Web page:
#How does it work?
When we first saw the Coke coolers, we noticed that Coke uses spring-loaded rows to neatly line up the products in their coolers. We affixed an RFID tag to the mobile plastic piece in each row. We then used the RFID signal strength measured by an AS3993 FERMI RFID reader mounted in the rear of the machine to identify how many drink bottles are in each row. If there are many drink bottles in the row, the tag would be closer to the reader and the signal strength would be higher. If there is only a single drink in each row, the tag would be farther away and the signal strength would decrease.
# What does it measure?
A raspberry pi does the necessary computation on the raw RFID signal strength detected by the RFID reader and sends that information through WIFI to a firebase web server which then displays this information on a webpage. The web page is hosted at https://cokehackrfid.firebaseapp.com/ and the data is hosted at https://cokehackrfid.firebaseio.com/.
Does the retailer/bottler/distributor have to do anything different to make your solution work? (if yes, please explain)
No. One significant feature of this solution is that it is extremely modular and easy to modify. If the retailer wanted to monitor their own products, they could use their own RFID tags..
What materials does your solution require?
A raspberry pi, any suitable RFID reader(either a long range high frequency solution or any ultra high frequency solution should work), and RFID tags.
Best guest on cost to implement
The RFID component of this would cost anywhere from $8 to $40 to implement at scale. The wireless component of this would cost anywhere from $5 to $20 to implement at scale. The RFID tags themselves carry a negligible cost so the entire cost of hardware for the system could be between $13-$60.
A high frequency RFID system would be very cheap to implement. An ultra high frequency RFID system would be costlier to implement, however the freestyle drink dispensers implement a similar system. So the solution that is implemented here using ultra high frequency RFID could find its way in other coke products and they could enjoy the same economies of scale. Additionally, some day soon, ultra high frequency tags will be cheap enough to embed in the drinks themselves. Once that happens, if Coke uses this solution, no additional equipment would be needed in these legacy coolers.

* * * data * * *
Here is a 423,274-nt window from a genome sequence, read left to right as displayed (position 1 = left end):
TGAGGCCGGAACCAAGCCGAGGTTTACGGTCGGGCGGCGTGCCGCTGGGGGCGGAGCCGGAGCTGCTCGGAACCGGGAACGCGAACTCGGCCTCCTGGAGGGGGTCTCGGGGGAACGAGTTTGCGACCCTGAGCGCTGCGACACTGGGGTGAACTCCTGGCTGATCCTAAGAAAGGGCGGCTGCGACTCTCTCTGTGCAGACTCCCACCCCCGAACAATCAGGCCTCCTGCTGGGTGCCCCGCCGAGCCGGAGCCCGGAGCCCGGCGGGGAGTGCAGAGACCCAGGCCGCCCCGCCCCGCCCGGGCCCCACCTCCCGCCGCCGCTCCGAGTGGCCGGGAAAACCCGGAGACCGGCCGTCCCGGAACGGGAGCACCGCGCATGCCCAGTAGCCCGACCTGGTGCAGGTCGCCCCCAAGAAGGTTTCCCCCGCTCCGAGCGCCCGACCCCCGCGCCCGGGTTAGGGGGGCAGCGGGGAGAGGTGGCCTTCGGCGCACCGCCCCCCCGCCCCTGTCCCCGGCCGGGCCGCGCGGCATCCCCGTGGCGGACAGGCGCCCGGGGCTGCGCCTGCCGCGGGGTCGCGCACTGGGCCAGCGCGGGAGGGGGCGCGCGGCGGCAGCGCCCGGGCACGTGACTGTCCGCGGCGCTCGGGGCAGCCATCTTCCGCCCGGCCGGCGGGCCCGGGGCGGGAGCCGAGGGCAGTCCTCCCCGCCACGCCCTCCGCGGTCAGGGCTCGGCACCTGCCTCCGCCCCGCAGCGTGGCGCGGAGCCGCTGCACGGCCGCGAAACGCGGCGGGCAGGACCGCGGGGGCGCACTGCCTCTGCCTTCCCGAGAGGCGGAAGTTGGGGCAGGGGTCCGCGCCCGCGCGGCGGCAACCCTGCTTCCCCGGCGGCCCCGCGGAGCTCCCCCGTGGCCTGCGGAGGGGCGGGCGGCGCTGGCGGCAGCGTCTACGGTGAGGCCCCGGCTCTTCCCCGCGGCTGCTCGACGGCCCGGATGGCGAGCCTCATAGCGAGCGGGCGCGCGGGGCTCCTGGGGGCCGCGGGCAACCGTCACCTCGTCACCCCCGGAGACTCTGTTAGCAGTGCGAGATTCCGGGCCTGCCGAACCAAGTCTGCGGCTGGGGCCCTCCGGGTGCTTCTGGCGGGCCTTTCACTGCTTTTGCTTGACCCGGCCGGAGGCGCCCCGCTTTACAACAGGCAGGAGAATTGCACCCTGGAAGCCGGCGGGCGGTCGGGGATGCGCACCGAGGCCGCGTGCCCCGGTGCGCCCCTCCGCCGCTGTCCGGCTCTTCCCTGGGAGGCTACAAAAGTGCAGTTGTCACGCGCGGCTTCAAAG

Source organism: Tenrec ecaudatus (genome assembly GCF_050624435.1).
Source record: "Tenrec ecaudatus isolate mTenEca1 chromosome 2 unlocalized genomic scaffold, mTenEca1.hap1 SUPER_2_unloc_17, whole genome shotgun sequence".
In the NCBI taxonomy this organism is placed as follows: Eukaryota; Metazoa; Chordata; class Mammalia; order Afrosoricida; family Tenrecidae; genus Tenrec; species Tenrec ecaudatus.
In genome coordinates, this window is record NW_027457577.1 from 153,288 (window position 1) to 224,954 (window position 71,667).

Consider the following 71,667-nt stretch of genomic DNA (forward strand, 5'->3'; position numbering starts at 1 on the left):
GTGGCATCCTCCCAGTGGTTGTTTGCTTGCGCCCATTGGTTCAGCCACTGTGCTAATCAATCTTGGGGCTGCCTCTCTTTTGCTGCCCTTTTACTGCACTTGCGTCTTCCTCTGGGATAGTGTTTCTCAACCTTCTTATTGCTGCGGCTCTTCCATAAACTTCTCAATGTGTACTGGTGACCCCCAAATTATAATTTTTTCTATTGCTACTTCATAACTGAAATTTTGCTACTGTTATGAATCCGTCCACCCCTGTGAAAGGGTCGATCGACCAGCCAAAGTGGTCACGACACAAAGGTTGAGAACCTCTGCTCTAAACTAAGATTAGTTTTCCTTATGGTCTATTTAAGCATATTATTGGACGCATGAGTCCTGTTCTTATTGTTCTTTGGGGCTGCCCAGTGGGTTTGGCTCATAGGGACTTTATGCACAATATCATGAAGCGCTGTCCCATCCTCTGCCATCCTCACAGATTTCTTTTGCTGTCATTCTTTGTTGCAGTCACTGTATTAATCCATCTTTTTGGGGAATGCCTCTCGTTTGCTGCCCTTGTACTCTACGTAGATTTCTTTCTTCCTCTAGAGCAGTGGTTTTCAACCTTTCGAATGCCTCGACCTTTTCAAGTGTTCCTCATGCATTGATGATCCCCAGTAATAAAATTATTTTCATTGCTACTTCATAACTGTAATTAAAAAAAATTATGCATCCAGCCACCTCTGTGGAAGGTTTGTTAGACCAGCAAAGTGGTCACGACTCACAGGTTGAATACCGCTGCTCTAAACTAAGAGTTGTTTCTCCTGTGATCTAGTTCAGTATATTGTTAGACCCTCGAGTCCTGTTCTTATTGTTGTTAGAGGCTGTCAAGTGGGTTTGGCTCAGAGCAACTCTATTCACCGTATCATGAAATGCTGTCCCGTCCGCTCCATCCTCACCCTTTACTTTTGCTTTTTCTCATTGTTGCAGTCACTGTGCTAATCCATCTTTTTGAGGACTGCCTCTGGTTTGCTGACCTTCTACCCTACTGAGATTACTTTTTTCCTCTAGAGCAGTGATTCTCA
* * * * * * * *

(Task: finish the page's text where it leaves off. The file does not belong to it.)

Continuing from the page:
Challenges you/your team ran into
Since the RFID system isn't designed for this specific application, the signal was somewhat finicky to work with. We 3D printed a part that holds the tag at an adjustable position to deal with this. We ran into a premature hardware failure near the end, but we'll post the work on github so it can be replicated.
What you/your team learned
RFID is extremely useful and an incredibly difficult technology to beat for inventory tracking.
Should Coke be interested in this solution. We would be able to prototype and deploy several of these modules to test the solution's functionality in the field.
Anything else you want to add
We appreciate AMS' generous support by providing us with an eval kit for their module.
EDIT: Budgetary pricing for the UHF RFID implementation was verified at scale and the costs decreased significantly. A UHF system could be very easily implemented at scale for $20, according to the figures I received.